00:35 GMT13 June 2021
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    Earlier, a cyberattack against the Colonial Pipeline caused a series of setbacks that prompted not only gas shortages along the US East Coast, but also saw the average price for regular grade gasoline skyrocket past the $3 mark for the first time in years. The pipeline provides nearly half of the fuel that is typically dispersed to the region.

    The US Department of Homeland Security (DHS) is expected to issue a directive sometime this week that will require all pipeline companies operating within the US to report any cyberattacks to federal authorities, it was revealed on Tuesday.

    The move is being carried out in response to the hack that shuttered Colonial Pipeline operations and triggered a massive shortage in gas supplies along the entire East Coast. 

    Citing senior DHS sources, The Washington Post reported that the directive will be issued by the agency’s Transportation Security Administration (TSA), and will also see a “robust set of mandatory rules” published afterward that outline how companies should safeguard their IT systems. The forthcoming rules are also expected to stipulate what companies should do in the event of a hacking incident.

    The Post, which notes that the agency had previously only offered voluntary guidelines for such instances, further indicated that the upcoming directive will see pipelines report any cyber incidents directly to a “cyber official” who will reportedly have a “24/7 direct line” to TSA authorities, as well as those with the Cybersecurity and Infrastructure Security Agency.

    In an aerial view, fuel holding tanks are seen at Colonial Pipeline's Dorsey Junction Station on May 13, 2021 in Washington, DC. The Colonial Pipeline has returned to operations following a cyberattack that disrupted gas supply for the eastern U.S. for days.
    © AFP 2021 / DREW ANGERER
    In an aerial view, fuel holding tanks are seen at Colonial Pipeline's Dorsey Junction Station on May 13, 2021 in Washington, DC. The Colonial Pipeline has returned to operations following a cyberattack that disrupted gas supply for the eastern U.S. for days.
    “This is a first step, and the department views it as a first step, and it will be followed by a much more robust directive that puts in place meaningful requirements that are meant to be durable and flexible as technology changes,” an unidentified senior DHS official told the outlet.

    Looming regulations will effectively serve as a complete policy shift for federal authorities, as government officials previously relied heavily on working to combat cyberattacks as part of a collaborative initiative.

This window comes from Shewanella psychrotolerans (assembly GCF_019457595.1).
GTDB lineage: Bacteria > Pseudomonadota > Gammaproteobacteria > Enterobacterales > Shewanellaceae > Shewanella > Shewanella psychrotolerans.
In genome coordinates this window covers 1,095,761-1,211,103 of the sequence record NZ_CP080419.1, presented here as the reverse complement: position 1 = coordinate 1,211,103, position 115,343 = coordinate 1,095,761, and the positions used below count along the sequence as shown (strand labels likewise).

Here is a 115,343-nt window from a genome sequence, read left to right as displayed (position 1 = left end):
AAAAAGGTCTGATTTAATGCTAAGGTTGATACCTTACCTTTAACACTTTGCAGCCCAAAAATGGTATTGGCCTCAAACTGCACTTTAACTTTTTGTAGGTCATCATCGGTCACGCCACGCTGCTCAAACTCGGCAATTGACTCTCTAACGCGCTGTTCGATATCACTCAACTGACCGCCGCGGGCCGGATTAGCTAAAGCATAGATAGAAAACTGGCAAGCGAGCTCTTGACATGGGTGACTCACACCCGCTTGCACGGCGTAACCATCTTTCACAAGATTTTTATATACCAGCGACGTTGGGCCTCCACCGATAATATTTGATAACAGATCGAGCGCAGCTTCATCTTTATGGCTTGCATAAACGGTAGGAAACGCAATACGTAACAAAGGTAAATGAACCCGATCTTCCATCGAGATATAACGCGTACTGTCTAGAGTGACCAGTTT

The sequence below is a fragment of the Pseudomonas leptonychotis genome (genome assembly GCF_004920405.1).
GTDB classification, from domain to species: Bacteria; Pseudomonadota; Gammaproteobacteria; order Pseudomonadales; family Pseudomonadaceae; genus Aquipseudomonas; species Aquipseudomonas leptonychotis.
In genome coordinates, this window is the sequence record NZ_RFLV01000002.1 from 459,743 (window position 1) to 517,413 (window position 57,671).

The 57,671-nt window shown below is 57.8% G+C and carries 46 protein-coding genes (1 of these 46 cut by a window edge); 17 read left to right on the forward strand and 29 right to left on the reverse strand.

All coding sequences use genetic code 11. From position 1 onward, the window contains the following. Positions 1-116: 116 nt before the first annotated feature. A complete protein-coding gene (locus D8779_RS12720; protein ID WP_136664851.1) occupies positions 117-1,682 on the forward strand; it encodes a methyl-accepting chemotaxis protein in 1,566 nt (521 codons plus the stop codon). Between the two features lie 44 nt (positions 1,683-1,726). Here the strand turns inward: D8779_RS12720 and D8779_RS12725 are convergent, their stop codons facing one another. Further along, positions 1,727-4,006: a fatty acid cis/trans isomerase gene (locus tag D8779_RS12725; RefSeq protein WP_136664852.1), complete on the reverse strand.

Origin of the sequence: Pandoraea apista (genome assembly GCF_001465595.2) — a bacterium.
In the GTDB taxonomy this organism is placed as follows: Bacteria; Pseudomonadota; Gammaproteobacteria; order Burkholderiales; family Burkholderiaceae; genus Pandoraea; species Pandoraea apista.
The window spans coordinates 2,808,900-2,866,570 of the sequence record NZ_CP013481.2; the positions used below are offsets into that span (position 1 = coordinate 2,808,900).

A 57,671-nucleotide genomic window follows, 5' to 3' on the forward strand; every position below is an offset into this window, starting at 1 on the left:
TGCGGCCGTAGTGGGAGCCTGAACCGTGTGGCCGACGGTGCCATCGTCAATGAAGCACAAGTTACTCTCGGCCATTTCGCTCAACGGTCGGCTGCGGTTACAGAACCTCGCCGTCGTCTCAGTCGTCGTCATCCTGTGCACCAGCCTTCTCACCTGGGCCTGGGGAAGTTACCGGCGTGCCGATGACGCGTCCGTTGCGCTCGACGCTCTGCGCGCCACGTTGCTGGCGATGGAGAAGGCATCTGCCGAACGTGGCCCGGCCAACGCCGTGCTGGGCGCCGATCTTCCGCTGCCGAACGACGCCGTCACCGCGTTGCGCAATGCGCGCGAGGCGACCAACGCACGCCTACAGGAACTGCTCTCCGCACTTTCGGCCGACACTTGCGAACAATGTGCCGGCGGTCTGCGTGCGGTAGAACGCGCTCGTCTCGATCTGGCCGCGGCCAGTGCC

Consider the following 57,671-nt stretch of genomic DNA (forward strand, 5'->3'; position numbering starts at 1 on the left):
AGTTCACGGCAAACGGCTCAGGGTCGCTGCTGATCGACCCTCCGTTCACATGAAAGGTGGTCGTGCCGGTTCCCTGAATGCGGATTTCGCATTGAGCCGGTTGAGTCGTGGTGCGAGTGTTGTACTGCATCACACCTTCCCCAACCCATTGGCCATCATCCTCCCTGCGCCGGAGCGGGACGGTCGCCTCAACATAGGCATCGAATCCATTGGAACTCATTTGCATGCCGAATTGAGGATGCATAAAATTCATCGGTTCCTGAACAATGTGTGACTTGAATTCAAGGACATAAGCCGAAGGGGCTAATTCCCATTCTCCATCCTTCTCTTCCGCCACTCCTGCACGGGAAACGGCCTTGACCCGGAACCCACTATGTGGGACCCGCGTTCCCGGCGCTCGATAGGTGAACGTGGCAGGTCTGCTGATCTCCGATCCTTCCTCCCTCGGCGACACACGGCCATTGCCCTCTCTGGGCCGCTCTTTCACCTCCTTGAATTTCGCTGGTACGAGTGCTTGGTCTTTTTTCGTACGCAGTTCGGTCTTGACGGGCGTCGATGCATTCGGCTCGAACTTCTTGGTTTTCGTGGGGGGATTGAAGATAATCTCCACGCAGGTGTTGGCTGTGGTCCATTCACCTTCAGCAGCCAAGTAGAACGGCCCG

In a statement to The Hill, US House Homeland Security Committee Chairman Bennie Thompson (D-MS) underscored that the Colonial Pipeline hack highlighted that “there is much more work to be done to protect the nation’s pipelines and other critical infrastructure from cyberattacks.”

    “This TSA security directive is a major step in the right direction towards ensuring that pipeline operators are taking cybersecurity seriously and reporting any incidents immediately,” the congressional lawmaker remarked. 

    The latest development follows earlier statements made by DHS Secretary Alejandro Mayorkas, in which he indicated that the Biden administration would be cooking up a response to the Colonial Pipeline hack that would help officials combat and better address similar issues moving forward.

    Colonial Pipeline operations were shuttered for a period of several days in the wake of a ransomware attack, later claimed by the cybercriminal group known as DarkSide. Although reports initially indicated that the pipeline’s operators would not be paying off the hackers, it was later confirmed by Colonial Pipeline CEO Joseph Blount that DarkSide had been paid some $4.4 million.

    Related:

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    Biden to Monitor US Fuel Supply As Colonial Pipeline Resumes Operations, Psaki Says
    Biden Wants to Discuss Colonial Pipeline Hack With Putin, But Doesn't Think Russia Was Involved
    Colonial Pipeline Announces System Reset Amid Reports of $5 Million Ransom Payment to Hackers
    Some Pumps Remain Empty as Gasoline Shortage in US Eases After Colonial Pipeline Attack
    Tags:
    TSA, US Department of Homeland Security, US, pipelines, cybersecurity, cyberattack
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